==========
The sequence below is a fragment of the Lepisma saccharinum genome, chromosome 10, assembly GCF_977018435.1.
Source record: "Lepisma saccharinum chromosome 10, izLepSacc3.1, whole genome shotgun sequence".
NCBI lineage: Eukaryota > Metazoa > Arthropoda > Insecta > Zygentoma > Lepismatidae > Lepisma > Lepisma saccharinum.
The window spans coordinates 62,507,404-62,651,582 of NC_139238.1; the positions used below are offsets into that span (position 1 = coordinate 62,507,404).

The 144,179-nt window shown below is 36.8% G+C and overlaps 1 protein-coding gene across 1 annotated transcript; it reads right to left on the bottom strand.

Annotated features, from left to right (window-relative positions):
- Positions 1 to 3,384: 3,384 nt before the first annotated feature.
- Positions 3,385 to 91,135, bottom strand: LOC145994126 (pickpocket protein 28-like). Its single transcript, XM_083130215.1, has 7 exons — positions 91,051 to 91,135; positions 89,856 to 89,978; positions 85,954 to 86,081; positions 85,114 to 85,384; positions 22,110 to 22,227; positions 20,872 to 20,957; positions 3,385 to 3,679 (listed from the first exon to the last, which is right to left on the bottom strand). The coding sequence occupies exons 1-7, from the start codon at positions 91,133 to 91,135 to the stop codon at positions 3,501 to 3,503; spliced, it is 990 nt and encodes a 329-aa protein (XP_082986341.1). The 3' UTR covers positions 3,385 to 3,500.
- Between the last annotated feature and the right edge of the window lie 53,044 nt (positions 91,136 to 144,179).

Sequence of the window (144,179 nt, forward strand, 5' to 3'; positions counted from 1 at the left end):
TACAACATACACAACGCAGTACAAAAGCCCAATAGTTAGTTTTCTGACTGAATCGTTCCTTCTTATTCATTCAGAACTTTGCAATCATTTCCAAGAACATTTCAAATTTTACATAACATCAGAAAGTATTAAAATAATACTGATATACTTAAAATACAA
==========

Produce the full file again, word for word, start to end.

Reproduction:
The sequence below is a fragment of the Lepisma saccharinum genome, chromosome 10, assembly GCF_977018435.1.
Source record: "Lepisma saccharinum chromosome 10, izLepSacc3.1, whole genome shotgun sequence".
NCBI lineage: Eukaryota > Metazoa > Arthropoda > Insecta > Zygentoma > Lepismatidae > Lepisma > Lepisma saccharinum.
The window spans coordinates 62,507,404-62,651,582 of NC_139238.1; the positions used below are offsets into that span (position 1 = coordinate 62,507,404).

The 144,179-nt window shown below is 36.8% G+C and overlaps 1 protein-coding gene across 1 annotated transcript; it reads right to left on the bottom strand.

Annotated features, from left to right (window-relative positions):
- Positions 1 to 3,384: 3,384 nt before the first annotated feature.
- Positions 3,385 to 91,135, bottom strand: LOC145994126 (pickpocket protein 28-like). Its single transcript, XM_083130215.1, has 7 exons — positions 91,051 to 91,135; positions 89,856 to 89,978; positions 85,954 to 86,081; positions 85,114 to 85,384; positions 22,110 to 22,227; positions 20,872 to 20,957; positions 3,385 to 3,679 (listed from the first exon to the last, which is right to left on the bottom strand). The coding sequence occupies exons 1-7, from the start codon at positions 91,133 to 91,135 to the stop codon at positions 3,501 to 3,503; spliced, it is 990 nt and encodes a 329-aa protein (XP_082986341.1). The 3' UTR covers positions 3,385 to 3,500.
- Between the last annotated feature and the right edge of the window lie 53,044 nt (positions 91,136 to 144,179).

Sequence of the window (144,179 nt, forward strand, 5' to 3'; positions counted from 1 at the left end):
TACAACATACACAACGCAGTACAAAAGCCCAATAGTTAGTTTTCTGACTGAATCGTTCCTTCTTATTCATTCAGAACTTTGCAATCATTTCCAAGAACATTTCAAATTTTACATAACATCAGAAAGTATTAAAATAATACTGATATACTTAAAATACAA